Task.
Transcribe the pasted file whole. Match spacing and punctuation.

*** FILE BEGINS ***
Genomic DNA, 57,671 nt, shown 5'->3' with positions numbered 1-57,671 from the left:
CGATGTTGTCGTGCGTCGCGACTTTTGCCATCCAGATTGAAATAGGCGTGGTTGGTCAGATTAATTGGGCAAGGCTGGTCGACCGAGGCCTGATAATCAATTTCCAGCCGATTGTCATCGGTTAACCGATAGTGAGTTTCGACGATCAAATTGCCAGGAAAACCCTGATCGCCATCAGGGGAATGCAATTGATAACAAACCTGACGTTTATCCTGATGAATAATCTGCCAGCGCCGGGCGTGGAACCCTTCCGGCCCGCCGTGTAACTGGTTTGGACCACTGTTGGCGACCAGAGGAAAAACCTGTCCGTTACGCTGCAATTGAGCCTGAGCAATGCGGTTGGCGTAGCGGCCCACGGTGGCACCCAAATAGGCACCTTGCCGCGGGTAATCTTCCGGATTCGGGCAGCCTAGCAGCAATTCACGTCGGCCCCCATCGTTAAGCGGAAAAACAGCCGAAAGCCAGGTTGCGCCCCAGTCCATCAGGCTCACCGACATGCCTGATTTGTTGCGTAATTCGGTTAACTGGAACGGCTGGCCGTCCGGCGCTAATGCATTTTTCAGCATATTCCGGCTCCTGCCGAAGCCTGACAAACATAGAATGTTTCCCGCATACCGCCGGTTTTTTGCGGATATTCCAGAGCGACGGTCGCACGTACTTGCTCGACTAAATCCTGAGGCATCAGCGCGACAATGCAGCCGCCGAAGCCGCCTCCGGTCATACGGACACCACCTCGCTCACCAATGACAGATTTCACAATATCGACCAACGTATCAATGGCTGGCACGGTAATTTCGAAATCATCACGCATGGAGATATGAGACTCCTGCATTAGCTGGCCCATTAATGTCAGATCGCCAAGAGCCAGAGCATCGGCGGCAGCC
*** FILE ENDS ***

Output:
Genomic DNA, 57,671 nt, shown 5'->3' with positions numbered 1-57,671 from the left:
CGATGTTGTCGTGCGTCGCGACTTTTGCCATCCAGATTGAAATAGGCGTGGTTGGTCAGATTAATTGGGCAAGGCTGGTCGACCGAGGCCTGATAATCAATTTCCAGCCGATTGTCATCGGTTAACCGATAGTGAGTTTCGACGATCAAATTGCCAGGAAAACCCTGATCGCCATCAGGGGAATGCAATTGATAACAAACCTGACGTTTATCCTGATGAATAATCTGCCAGCGCCGGGCGTGGAACCCTTCCGGCCCGCCGTGTAACTGGTTTGGACCACTGTTGGCGACCAGAGGAAAAACCTGTCCGTTACGCTGCAATTGAGCCTGAGCAATGCGGTTGGCGTAGCGGCCCACGGTGGCACCCAAATAGGCACCTTGCCGCGGGTAATCTTCCGGATTCGGGCAGCCTAGCAGCAATTCACGTCGGCCCCCATCGTTAAGCGGAAAAACAGCCGAAAGCCAGGTTGCGCCCCAGTCCATCAGGCTCACCGACATGCCTGATTTGTTGCGTAATTCGGTTAACTGGAACGGCTGGCCGTCCGGCGCTAATGCATTTTTCAGCATATTCCGGCTCCTGCCGAAGCCTGACAAACATAGAATGTTTCCCGCATACCGCCGGTTTTTTGCGGATATTCCAGAGCGACGGTCGCACGTACTTGCTCGACTAAATCCTGAGGCATCAGCGCGACAATGCAGCCGCCGAAGCCGCCTCCGGTCATACGGACACCACCTCGCTCACCAATGACAGATTTCACAATATCGACCAACGTATCAATGGCTGGCACGGTAATTTCGAAATCATCACGCATGGAGATATGAGACTCCTGCATTAGCTGGCCCATTAATGTCAGATCGCCAAGAGCCAGAGCATCGGCGGCAGCC